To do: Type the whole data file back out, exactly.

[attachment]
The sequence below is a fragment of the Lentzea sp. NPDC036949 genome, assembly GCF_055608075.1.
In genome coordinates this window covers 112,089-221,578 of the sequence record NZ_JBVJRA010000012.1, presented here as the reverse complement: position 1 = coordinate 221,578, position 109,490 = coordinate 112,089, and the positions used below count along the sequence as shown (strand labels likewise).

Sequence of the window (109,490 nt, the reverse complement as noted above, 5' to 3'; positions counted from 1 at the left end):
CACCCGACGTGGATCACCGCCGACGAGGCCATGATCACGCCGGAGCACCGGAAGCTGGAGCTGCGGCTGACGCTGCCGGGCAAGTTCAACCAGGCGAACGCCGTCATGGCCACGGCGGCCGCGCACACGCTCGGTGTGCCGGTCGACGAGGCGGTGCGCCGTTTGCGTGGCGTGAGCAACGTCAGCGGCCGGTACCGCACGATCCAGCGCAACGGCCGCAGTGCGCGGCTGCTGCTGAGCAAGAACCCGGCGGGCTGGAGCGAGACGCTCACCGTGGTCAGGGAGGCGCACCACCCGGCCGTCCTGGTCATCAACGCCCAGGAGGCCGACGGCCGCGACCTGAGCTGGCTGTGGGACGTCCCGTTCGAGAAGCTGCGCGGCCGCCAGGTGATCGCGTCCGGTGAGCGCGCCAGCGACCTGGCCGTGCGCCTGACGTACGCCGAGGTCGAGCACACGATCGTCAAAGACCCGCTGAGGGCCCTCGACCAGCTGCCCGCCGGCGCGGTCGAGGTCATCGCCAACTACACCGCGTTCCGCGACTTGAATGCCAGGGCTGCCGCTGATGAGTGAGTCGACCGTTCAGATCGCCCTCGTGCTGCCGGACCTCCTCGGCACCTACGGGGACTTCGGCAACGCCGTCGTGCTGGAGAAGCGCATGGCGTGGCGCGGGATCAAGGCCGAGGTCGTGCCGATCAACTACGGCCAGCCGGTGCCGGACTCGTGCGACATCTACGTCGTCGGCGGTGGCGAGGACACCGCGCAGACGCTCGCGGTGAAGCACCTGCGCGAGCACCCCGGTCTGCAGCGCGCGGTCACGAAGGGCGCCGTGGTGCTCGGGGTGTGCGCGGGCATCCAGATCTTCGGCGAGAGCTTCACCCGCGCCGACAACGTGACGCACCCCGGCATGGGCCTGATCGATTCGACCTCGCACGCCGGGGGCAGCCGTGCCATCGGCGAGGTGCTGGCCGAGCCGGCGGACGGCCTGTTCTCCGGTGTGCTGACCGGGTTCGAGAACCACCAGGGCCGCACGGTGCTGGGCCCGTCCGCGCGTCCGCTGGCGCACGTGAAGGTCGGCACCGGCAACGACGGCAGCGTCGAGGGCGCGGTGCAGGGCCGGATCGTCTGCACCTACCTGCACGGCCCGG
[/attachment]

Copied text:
The sequence below is a fragment of the Lentzea sp. NPDC036949 genome, assembly GCF_055608075.1.
In genome coordinates this window covers 112,089-221,578 of the sequence record NZ_JBVJRA010000012.1, presented here as the reverse complement: position 1 = coordinate 221,578, position 109,490 = coordinate 112,089, and the positions used below count along the sequence as shown (strand labels likewise).

Sequence of the window (109,490 nt, the reverse complement as noted above, 5' to 3'; positions counted from 1 at the left end):
CACCCGACGTGGATCACCGCCGACGAGGCCATGATCACGCCGGAGCACCGGAAGCTGGAGCTGCGGCTGACGCTGCCGGGCAAGTTCAACCAGGCGAACGCCGTCATGGCCACGGCGGCCGCGCACACGCTCGGTGTGCCGGTCGACGAGGCGGTGCGCCGTTTGCGTGGCGTGAGCAACGTCAGCGGCCGGTACCGCACGATCCAGCGCAACGGCCGCAGTGCGCGGCTGCTGCTGAGCAAGAACCCGGCGGGCTGGAGCGAGACGCTCACCGTGGTCAGGGAGGCGCACCACCCGGCCGTCCTGGTCATCAACGCCCAGGAGGCCGACGGCCGCGACCTGAGCTGGCTGTGGGACGTCCCGTTCGAGAAGCTGCGCGGCCGCCAGGTGATCGCGTCCGGTGAGCGCGCCAGCGACCTGGCCGTGCGCCTGACGTACGCCGAGGTCGAGCACACGATCGTCAAAGACCCGCTGAGGGCCCTCGACCAGCTGCCCGCCGGCGCGGTCGAGGTCATCGCCAACTACACCGCGTTCCGCGACTTGAATGCCAGGGCTGCCGCTGATGAGTGAGTCGACCGTTCAGATCGCCCTCGTGCTGCCGGACCTCCTCGGCACCTACGGGGACTTCGGCAACGCCGTCGTGCTGGAGAAGCGCATGGCGTGGCGCGGGATCAAGGCCGAGGTCGTGCCGATCAACTACGGCCAGCCGGTGCCGGACTCGTGCGACATCTACGTCGTCGGCGGTGGCGAGGACACCGCGCAGACGCTCGCGGTGAAGCACCTGCGCGAGCACCCCGGTCTGCAGCGCGCGGTCACGAAGGGCGCCGTGGTGCTCGGGGTGTGCGCGGGCATCCAGATCTTCGGCGAGAGCTTCACCCGCGCCGACAACGTGACGCACCCCGGCATGGGCCTGATCGATTCGACCTCGCACGCCGGGGGCAGCCGTGCCATCGGCGAGGTGCTGGCCGAGCCGGCGGACGGCCTGTTCTCCGGTGTGCTGACCGGGTTCGAGAACCACCAGGGCCGCACGGTGCTGGGCCCGTCCGCGCGTCCGCTGGCGCACGTGAAGGTCGGCACCGGCAACGACGGCAGCGTCGAGGGCGCGGTGCAGGGCCGGATCGTCTGCACCTACCTGCACGGCCCGG